Thirdly, while we must acknowledge the right of any individual to seek medical care wherever he pleases, the criticism comes as a result of the position held by this individual. Indeed by far this is not the first case of a public official going abroad to seek medical attention. However the reason why Dr. Rajitha Senaratne has got so much criticism is because he is the Minister of Health. Ideally, a Health Minister is supposed to stand by and defend the profession that he represents. But by choosing to go abroad he has shown his lack of faith towards his own Sri Lankan colleagues. Also by doing this he has gone against the professional ethic of a public official needing to stand by their office. Furthermore, even if the Minister was reluctant to seek treatment in a National Hospital, there are several top-class Private Medical Hospitals that he could have got the same treatment at a fraction of the cost of what he would have had to pay in Singapore. If we were to compare the actual numbers we find that an average bypass surgery in Singapore costs S$25’000 or Rs. 1.5 million, while in a private Sri Lankan hospital it is estimated to only costs around Rs.500,000.

Thus, this brings up the question of how the Minister funded his medical expenses? While I will not make any claims here, there are several questions that come up. Firstly, if the Minister was using public funds to seek treatment it brings to question his integrity. Is it right for the Health Minister to spend several millions from taxpayers’ money to fund his medical expenses while there are still many areas within the healthcare system that could greatly benefit from extra funds? On the other hands, if he was using his own personal funds, it is acceptable. But then again wouldn’t it have been better for him to have pumped that money into the Sri Lankan health sector, instead of helping the upkeep of an already highly developed health system in Singapore?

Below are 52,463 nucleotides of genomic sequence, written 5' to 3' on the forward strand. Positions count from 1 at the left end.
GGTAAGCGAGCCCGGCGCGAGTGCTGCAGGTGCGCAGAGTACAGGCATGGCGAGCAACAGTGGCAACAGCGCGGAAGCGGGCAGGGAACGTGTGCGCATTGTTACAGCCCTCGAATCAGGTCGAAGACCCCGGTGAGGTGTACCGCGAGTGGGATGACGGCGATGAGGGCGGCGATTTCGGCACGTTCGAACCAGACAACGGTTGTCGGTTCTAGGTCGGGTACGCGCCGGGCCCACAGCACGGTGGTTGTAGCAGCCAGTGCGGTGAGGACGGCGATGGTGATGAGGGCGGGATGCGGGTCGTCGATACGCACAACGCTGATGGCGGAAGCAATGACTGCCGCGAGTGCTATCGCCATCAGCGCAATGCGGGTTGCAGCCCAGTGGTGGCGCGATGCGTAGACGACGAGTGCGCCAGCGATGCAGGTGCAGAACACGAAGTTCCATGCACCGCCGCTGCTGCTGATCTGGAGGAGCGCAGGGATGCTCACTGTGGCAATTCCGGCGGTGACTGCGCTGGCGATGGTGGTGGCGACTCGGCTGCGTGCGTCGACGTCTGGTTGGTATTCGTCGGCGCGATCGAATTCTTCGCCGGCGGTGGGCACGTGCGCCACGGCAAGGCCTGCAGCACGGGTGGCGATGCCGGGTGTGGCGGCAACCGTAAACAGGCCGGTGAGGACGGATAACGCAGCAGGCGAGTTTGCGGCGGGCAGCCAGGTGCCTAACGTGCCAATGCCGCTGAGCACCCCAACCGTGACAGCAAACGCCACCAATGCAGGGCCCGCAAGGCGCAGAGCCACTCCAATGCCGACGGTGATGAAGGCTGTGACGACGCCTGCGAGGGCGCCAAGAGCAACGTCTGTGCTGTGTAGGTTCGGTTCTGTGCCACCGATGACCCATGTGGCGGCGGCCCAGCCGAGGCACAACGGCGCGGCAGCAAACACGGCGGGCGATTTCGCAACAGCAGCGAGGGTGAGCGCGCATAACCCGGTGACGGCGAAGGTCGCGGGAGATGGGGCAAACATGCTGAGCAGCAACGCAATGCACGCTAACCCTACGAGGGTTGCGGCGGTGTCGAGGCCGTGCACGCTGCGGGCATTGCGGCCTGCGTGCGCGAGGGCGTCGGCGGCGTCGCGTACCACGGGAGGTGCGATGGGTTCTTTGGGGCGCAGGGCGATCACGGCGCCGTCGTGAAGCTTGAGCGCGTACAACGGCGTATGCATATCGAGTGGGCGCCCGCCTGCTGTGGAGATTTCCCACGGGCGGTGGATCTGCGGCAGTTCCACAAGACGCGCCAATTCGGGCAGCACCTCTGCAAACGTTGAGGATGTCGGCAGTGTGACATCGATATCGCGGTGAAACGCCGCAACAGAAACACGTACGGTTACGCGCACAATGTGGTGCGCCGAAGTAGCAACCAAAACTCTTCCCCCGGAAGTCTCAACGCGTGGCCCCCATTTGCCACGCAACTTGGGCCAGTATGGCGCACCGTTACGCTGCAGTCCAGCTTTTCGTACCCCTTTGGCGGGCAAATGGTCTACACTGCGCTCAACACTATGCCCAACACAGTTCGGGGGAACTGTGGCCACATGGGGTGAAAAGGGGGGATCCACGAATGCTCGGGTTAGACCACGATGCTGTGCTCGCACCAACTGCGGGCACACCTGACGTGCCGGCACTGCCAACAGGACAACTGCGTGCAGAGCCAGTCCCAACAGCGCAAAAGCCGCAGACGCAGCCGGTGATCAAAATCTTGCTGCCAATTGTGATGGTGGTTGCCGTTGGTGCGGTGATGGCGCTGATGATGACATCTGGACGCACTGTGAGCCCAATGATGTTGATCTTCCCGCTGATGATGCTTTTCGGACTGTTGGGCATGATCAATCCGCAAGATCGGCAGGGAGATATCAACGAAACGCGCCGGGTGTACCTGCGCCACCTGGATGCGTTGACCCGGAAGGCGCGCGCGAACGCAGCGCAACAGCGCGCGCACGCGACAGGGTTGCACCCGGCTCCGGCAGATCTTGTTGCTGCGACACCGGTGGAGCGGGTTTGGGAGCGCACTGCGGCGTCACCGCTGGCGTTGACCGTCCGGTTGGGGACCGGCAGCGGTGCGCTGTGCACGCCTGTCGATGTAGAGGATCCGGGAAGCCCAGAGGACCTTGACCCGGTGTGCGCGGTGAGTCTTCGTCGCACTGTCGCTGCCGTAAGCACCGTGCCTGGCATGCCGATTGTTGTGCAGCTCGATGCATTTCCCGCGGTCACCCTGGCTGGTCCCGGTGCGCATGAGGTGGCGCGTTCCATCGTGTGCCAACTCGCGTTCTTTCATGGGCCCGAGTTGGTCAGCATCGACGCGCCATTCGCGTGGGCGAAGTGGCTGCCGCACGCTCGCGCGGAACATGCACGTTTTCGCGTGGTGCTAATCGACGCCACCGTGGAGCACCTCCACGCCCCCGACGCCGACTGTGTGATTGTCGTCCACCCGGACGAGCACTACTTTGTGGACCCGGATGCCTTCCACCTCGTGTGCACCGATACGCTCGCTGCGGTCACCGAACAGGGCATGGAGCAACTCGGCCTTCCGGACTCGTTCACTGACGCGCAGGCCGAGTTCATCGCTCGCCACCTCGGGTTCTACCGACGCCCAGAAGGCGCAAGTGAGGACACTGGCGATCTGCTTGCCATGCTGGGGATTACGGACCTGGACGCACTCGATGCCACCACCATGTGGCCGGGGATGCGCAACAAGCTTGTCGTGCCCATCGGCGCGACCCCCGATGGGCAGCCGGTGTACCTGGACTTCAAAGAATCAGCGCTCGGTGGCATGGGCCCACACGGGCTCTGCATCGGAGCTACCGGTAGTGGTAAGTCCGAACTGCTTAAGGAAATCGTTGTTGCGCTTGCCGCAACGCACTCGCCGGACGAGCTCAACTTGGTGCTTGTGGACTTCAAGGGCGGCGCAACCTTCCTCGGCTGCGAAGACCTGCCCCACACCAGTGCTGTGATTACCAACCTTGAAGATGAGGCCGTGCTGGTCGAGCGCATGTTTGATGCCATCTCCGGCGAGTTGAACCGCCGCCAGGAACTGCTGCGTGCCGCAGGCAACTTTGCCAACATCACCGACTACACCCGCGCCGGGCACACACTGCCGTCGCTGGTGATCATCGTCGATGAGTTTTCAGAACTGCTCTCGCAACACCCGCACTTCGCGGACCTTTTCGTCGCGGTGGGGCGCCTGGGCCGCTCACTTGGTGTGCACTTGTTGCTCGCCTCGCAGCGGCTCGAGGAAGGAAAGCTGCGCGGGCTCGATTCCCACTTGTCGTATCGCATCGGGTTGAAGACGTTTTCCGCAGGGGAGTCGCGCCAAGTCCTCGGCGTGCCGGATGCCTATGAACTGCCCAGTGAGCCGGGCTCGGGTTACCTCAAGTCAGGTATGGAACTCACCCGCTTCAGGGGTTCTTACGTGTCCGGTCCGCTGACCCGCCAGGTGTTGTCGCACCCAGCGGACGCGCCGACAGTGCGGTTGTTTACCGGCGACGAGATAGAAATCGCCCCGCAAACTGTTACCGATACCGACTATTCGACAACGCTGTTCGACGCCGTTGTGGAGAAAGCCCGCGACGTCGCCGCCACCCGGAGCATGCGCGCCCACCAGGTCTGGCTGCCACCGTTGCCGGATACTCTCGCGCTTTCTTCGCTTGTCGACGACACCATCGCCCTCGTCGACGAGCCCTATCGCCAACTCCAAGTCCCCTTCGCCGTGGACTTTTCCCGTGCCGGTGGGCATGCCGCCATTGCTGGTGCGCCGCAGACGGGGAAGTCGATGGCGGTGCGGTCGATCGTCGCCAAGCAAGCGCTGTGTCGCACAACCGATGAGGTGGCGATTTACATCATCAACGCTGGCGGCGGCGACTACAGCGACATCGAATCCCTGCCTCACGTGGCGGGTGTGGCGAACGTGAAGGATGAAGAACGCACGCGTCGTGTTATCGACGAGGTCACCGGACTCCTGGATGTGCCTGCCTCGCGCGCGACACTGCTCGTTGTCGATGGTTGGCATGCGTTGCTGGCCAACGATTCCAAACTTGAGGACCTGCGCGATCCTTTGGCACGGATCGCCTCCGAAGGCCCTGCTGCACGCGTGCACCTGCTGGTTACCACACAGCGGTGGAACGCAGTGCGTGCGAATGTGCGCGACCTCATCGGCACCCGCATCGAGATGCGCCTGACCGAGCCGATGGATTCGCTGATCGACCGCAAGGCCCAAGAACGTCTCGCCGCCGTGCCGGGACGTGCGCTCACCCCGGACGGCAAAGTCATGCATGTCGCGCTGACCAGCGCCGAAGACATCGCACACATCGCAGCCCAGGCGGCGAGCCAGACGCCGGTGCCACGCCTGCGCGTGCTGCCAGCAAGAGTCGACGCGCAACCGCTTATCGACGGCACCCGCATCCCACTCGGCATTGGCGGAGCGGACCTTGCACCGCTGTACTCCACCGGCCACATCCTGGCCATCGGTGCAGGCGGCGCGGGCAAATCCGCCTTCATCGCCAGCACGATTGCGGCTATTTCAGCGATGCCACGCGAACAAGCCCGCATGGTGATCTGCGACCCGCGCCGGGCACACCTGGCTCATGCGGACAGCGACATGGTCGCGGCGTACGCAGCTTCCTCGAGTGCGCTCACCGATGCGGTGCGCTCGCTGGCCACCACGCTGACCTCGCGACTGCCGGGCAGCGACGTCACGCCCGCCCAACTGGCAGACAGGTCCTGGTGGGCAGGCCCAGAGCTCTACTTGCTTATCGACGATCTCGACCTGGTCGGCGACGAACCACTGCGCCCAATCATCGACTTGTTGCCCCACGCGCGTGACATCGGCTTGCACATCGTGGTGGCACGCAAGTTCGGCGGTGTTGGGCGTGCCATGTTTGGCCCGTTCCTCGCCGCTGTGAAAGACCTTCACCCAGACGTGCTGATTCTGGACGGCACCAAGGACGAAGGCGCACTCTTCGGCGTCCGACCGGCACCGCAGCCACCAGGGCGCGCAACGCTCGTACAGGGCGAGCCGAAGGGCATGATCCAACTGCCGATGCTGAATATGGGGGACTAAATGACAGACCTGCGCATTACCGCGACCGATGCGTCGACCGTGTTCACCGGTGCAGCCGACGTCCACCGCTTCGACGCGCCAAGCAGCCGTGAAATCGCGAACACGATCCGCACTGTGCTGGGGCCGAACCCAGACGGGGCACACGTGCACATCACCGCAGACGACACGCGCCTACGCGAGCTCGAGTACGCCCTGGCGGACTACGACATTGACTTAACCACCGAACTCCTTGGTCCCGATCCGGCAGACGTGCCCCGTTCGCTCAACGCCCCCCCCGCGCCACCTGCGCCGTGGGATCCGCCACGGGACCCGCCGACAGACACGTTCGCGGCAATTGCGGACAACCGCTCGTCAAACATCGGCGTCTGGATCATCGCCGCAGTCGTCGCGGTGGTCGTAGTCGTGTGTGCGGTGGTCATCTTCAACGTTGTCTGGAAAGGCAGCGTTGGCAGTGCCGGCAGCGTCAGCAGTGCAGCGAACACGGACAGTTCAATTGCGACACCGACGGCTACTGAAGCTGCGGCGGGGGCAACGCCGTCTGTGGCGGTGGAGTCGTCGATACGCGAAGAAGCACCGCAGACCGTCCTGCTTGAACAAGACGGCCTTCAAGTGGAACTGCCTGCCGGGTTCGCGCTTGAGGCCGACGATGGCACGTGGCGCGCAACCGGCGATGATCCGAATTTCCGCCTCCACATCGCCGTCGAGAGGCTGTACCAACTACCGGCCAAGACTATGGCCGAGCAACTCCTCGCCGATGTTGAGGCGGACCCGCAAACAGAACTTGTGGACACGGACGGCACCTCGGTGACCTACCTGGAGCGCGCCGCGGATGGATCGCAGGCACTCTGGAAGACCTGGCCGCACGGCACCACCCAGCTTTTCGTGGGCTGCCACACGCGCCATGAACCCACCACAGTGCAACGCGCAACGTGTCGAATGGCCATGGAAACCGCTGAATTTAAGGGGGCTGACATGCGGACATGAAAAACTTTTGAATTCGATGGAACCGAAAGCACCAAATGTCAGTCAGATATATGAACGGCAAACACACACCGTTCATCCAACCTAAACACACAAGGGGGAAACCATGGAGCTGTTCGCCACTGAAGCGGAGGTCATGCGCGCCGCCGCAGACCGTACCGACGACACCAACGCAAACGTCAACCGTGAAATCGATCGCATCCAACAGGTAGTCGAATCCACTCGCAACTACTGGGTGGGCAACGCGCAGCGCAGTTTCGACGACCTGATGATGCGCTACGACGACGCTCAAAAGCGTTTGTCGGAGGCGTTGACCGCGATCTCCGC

Lastly, instead of solely blaming the minister, it may also be necessary to put some blame on the Sri Lankan mentality that has developed over the years. This namely is the “inferiority complex” that has developed among Sri Lankans who have come to think that everything foreign is better. This can range from the idea that foreign grown potatoes are somehow better than Sri Lanka ones, to the case presented here where people believe that in all instances going overseas for medical attention is the best option. Indeed there are certain areas of medical treatment that are still not available in Sri Lanka, but bypass surgeries are definitely not one of them.

Though the Minister’s actions are by no means comparable to the atrocity committed by the Education Minister, this case shows Minister Senaratne’s lack of trust in the very system he represents. Thus, this in addition to the other criticisms of nepotism, lack of education, and corruption brought against public officials in recent weeks, brings a heavy blow to the Yahapalana Government. After seeing these interesting spectacles, I wonder what will come next?